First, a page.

All around the world, nations have been blessed with characters of valor, worthy of emulation; people who are nothing less than gifts to humanity. The unfortunate thing about this is that very often it appears as though African heroes are ‘uncelebrated’ and remembered less. They are forgotten while alive how much more the minute they are no longer with us. In the absence of stumbling on history in schools, little or nothing will be known about some notable people in history that we ought to know like the palm of our hands.
Late last year Burkina Faso was all over the news for all the political tussle that you can imagine. The nation has battled with their president who has been in power since 1987. Blais Compaore toppled the government of Thomas Sankara and seized power from then on till December 2015, when he reluctantly stepped down from the position. Coupled with the fact that he was charged to court for the assassination of his comrade and Burkina Faso’s Head of State, Capt Thomas Sankara.
So who was/is Thomas Sankara? As Mandela is to South Africa, so also is Thomas to Burkina Faso. At 33 Thomas Sankara, the son of a World War II veteran had become Burkina Faso’s president. From “Upper Volta”, he changed the nation’s name to Burkina Faso- meaning the Land of Upright Men. He was a “marxist” revolutionary, Pan- Africanist and incredibly loved by the people. Often called the ‘Che Guevara’ of Africa, he toppled a controversial tyrant and assumed power in 1983, serving for 4 years till his assassination on 15 October 1987.
Thomas Isidore Noël Sankara is a one of a kind personality in the history and record of African presidents. By his steps and actions he was not just president but acted like a father to Burkinabes. In very daunting ways, he displayed love, a spirit of sacrifice and true leadership for his people. In few years of his reign, he drastically turned the economic and general outlook of the country for the better; earned $450 a month; self-effacement was his motto; he promoted hard work and self-sufficiency in his administration; he advocated for women empowerment, thus abolishing Female Genital Mutilation (FGM) and polygamy; he revolutionized health and education sectors, especially in remote parts of the country.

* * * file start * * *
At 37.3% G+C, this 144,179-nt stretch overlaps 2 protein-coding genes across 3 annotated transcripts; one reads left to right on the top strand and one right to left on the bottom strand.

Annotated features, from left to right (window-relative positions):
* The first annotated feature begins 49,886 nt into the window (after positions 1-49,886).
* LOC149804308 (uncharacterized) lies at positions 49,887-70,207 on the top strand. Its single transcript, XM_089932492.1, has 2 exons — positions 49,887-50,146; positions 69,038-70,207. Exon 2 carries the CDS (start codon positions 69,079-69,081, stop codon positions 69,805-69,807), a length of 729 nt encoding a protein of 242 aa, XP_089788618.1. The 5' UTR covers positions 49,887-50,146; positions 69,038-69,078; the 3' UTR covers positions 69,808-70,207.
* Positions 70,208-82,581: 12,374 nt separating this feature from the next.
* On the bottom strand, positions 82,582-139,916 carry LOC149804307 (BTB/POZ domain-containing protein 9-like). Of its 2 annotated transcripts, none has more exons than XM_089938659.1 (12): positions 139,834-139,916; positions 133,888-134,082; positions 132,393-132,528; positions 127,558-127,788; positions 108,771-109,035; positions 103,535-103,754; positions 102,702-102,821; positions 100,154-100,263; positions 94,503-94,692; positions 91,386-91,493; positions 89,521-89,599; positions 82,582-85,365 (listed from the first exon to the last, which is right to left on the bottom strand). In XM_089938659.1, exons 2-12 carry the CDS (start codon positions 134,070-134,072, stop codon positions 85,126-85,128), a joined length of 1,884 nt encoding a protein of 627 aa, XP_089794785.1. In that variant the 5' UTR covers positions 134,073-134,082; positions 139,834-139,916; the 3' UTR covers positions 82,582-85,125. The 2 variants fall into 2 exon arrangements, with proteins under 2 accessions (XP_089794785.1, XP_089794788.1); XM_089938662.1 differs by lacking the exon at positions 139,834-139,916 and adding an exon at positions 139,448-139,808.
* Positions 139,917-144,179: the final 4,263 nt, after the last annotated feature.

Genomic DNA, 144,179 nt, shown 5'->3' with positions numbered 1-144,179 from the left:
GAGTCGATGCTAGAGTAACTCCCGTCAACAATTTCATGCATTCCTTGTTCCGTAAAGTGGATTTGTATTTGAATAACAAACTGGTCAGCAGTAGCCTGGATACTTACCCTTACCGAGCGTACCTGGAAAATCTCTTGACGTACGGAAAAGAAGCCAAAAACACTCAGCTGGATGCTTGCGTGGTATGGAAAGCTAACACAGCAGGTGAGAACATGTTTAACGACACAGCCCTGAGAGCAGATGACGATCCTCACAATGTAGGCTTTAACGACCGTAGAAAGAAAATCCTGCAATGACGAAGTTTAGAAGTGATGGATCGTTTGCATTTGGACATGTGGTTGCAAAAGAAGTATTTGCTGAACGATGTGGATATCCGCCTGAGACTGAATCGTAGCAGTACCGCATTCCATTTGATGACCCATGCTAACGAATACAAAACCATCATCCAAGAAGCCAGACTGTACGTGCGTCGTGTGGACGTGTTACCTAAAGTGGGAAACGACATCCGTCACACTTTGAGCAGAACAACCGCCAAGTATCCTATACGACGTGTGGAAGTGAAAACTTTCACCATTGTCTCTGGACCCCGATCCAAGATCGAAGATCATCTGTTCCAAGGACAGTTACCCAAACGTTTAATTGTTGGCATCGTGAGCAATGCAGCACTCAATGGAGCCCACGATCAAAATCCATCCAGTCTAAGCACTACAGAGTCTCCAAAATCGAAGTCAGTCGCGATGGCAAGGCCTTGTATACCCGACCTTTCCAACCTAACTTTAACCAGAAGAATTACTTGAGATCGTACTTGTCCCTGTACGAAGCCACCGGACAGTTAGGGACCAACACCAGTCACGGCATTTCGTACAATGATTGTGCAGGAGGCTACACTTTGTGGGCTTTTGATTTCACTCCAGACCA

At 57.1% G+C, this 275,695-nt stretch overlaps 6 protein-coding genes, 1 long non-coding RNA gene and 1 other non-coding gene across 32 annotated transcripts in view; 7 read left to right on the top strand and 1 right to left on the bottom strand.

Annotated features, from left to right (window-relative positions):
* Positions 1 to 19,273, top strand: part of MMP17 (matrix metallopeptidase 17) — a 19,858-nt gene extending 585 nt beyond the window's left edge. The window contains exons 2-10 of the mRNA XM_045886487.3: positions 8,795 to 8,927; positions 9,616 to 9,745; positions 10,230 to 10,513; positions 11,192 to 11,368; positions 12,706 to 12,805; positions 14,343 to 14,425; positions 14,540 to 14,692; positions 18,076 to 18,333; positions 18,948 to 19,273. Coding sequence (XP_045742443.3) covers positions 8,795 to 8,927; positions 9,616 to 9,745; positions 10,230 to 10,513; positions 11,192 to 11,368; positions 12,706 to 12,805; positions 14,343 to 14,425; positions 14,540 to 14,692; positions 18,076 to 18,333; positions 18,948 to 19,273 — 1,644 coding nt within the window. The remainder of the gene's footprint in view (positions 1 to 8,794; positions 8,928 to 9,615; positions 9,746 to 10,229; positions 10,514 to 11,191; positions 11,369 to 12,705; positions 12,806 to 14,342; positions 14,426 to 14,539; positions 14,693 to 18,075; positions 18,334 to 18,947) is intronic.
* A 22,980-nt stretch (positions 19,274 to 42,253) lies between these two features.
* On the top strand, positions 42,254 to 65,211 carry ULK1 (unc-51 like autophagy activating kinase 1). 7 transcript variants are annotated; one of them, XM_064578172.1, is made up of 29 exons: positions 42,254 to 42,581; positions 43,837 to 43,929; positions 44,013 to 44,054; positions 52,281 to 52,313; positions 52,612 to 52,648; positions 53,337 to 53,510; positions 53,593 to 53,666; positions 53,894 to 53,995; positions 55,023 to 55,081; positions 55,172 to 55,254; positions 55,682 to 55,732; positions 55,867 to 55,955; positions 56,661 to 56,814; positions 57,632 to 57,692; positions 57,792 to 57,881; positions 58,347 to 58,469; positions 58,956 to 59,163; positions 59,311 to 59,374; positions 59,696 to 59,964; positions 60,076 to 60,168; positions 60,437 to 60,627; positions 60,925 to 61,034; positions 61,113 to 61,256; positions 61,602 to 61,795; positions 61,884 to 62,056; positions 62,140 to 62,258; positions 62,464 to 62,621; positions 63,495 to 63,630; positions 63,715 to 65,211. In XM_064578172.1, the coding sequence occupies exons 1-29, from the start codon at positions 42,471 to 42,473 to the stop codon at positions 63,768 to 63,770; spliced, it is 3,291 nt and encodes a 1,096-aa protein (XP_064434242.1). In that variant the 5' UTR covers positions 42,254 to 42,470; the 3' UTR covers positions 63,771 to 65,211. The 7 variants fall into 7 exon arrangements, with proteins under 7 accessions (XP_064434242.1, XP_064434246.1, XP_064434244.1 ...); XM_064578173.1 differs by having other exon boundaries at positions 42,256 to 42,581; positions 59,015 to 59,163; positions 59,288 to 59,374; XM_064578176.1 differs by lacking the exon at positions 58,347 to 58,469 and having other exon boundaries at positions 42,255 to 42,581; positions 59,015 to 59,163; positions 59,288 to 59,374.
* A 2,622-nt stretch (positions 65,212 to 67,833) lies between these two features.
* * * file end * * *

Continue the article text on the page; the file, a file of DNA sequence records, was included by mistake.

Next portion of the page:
- Without patriotic political education, a soldier is only a potential criminal.
- It took the madmen of yesterday for us to be able to act with extreme clarity today. I want to be one of those madmen. We must dare to invent the future.
- Inequality can be done away with only by establishing a new society, where men and women will enjoy equal rights, resulting from an upheaval in the means of production and in all social relations. Thus, the status of women will improve only with the elimination of the system that exploits them.
- I can hear the roar of women’s silence.
- He who feeds you, controls you.
- Our country produces enough to feed us all. Alas, for lack of organization, we are forced to beg for food aid. It’s this aid that instills in our spirits the attitude of beggars.
- Everything that man can imagine, he is capable of creating.
- The spirit is smothered, as it were, by ignorance, but so soon as ignorance is destroyed, spirit shine forth, like the sun when released from clouds.
- Imperialism is a system of exploitation that occurs not only in the brutal form of those who come with guns to conquer territory. Imperialism often occurs in more subtle forms, a loan, food aid, blackmail. We are fighting this system that allows a handful of men on earth to rule all of humanity.
- The enemies of a people are those who keep them in ignorance.
- We must learn to live the African way. It’s the only way to live in freedom and with dignity.
- Che Guevara taught us we could dare to have confidence in ourselves; confidence in our abilities. He instilled in us the conviction that struggle is our only recourse. He, was a citizen of the free world that together we are in the process of building. That is why we say that Che Guevara is also African and Burkinabe.